I grew up in the country. Real country. Cows, dirt roads, shotguns, and miles and miles of land.

Our nearest neighbor couldn’t drive a golf ball and hit our trailer.
Let’s get real. My neighbors didn’t play golf. They were too busy sighting in their rifles, shooting at beer bottles.

The nearest village was a 30-minute bike ride away.

The summer of ’85, my idiot friends lived in that town – Troy, Marc, George, Jammie.

Jammie was my first cousin. He was like the little brother I never had. He had buckteeth. He was Fangs.

Troy had dark skin. His ancestors lived there before Columbus “discovered” it. He had a mole on the side of his face the size of a dime. We called him Moley. If you weren’t from town and you called him Moley, you got knocked out. Troy was scrawny, but he could fight.

Marc didn’t have a dad. He was raised by his Catholic mom and three spinster aunts. Marc had slanted eyes. Marc’s biological dad might have been Asian. We called him China.

George was Moley’s first cousin. He unknowingly had an allergy to cats. Everyone had cats. His nose was always stuffed up, so he got stuck with Snuff.

And there was me.
My Christian name is Richard.
Little boys loved to scream out “Dick.” It makes ‘em feel grown-up.

Fangs, Moley, Snuff, China, and Dick.
We were idiot friends who hung out and played sports.
Others on our team were Turkey, Fat Head, Seabass, Moose, Hotlips, Mouse, and Woody.

We kept the team together for 20 years. One idiot was replaced with another with time– Banjo, Hollywood, Moth, Big Daddy, Crazy Legs, and Cookie.

Idiot friends calling each other idiot names.

If you were offended, you got picked on. You took the nickname and wore it like a badge of honor.
You were one of the boys. You belonged.
No one wants their real name in a comic book.
And neither did we.

Others in the tribe were: Weasel, Pigeon, Polecat, Jughead, Chic, Boobie, Crane, and Splinter.

In the world of a Whatsit.
James, John, Joey will not fit.
Your name in the town.
Must be fun like a clown.
Yet fit like a gown.
Not to make you frown.
You will be put down.
In a town of 387, no one gets the crown.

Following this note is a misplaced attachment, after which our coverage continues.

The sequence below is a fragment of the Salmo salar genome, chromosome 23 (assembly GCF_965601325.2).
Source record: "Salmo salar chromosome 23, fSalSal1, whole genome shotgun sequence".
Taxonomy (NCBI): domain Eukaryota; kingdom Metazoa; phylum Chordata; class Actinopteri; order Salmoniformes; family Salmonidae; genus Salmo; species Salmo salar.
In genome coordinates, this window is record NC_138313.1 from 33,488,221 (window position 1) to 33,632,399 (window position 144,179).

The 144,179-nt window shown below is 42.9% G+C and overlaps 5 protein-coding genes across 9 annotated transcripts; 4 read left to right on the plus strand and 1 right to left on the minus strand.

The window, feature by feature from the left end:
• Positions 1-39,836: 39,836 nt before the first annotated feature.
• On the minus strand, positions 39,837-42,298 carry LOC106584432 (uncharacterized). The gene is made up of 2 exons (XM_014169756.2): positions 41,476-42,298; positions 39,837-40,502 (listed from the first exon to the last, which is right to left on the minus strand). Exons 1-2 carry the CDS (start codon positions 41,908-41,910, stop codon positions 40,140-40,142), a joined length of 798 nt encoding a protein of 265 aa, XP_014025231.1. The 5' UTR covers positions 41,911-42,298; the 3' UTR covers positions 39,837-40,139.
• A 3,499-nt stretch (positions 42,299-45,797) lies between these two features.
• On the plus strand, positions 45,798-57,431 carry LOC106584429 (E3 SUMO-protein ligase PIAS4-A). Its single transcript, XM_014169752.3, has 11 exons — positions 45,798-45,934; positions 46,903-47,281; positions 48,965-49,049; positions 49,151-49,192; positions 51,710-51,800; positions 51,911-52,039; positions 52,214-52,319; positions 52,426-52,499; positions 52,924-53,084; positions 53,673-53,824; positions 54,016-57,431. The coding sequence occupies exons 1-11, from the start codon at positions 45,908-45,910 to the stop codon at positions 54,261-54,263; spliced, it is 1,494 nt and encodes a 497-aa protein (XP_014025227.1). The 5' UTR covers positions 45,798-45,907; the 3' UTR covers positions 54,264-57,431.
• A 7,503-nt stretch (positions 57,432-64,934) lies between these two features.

In our town, we branded each other with goofy nicknames.
Regardless of where you live, each person is a brand, regardless of their name.

Karen Post wrote in Brain Tattoos, “A brand is a story embedded in the mind of the market”.

If an idiot friend has a story about you, you’re a brand.
The strength of the brand depends on the strength of the story.

The stories about our childhood, our friends, and the crazy antics we pulled all contribute to our individual brands.

Moley almost killed himself as he surfed on the roof of his Chrysler Lebaron. China was driving it down Main Street and swerved to miss a cat.
One idiot friend drove his 1967 Dodge Charger off the wharf into the Gaspereaux river. His car looked just like the General Lee. He had 01 on the doors and the Confederate flag on the roof. He was watching the Dukes of Hazzard on a Friday night. After too much beer, another idiot friend bet him $100 he couldn’t jump the river with his car. The Gaspereaux was 400 feet wide. The General now sleeps with the fishes.

Storytelling has become the “flavour o’ the day” for marketers.

They use origin stories to tell customers how far the business has grown from its humble beginnings.
That’s not storytelling.
That’s nostalgia.
And maybe bragging…

The origin story is not where customers get attracted to your company.
Your origin story has a little girl (or boy) who grew up and built a company.
How did she get here?
What caused her to take that first big risk?
When did things change?
And what is the little girl scared of today?

Simon Sinek suggests the origin story is your “Why.” Your purpose. The things you do today are because of who you were in your past.

The real story is not who you WERE.
It’s who you ARE. It’s what you’re against.
It’s what you believe in. It’s what you will not tolerate.

The story IS NOT a straight line. That would be too perfect.
Perfect is fine for Fairy Tales and Hallmark movies.
Perfect is predictable…and boring…and unbelievable.

Your story shouldn’t be perfect.
You’ve seen one Hallmark movie; you’ve seen ‘em all.
You don’t want to be a Hallmark movie, do you?

Imperfection lures the audience.
The things that shouldn’t have been but somehow are, give the audience hope their lives are going to be ok.

Stories are shared because of the stupidity, the crazy, and the remarkable.
They’re memorable, cherished, and shareable because of imperfection.

A good ad writer creates attraction to imperfection.

None of us live in our little town anymore.
Fangs is divorced with 4 kids and twin grandkids on the way.
Troy doesn’t go by Moley anymore. His new idiot friends call him T-Bag.
Snuff is a recovering alcoholic. He’s been sober for five years.
China is in the oil business. Capital “R” – Rich.
And Dick is 40 pounds overweight, insecure, impatient, and in love with his wife of 24 years.
Nobody calls him Dick, except his idiot friends and his idiot son – Big D.

My idiot friends branded with idiot names.
It wasn’t the idiot names that made the brands.
It was the memories we created for those who were there.
We were a perfect imperfect bunch of idiots.

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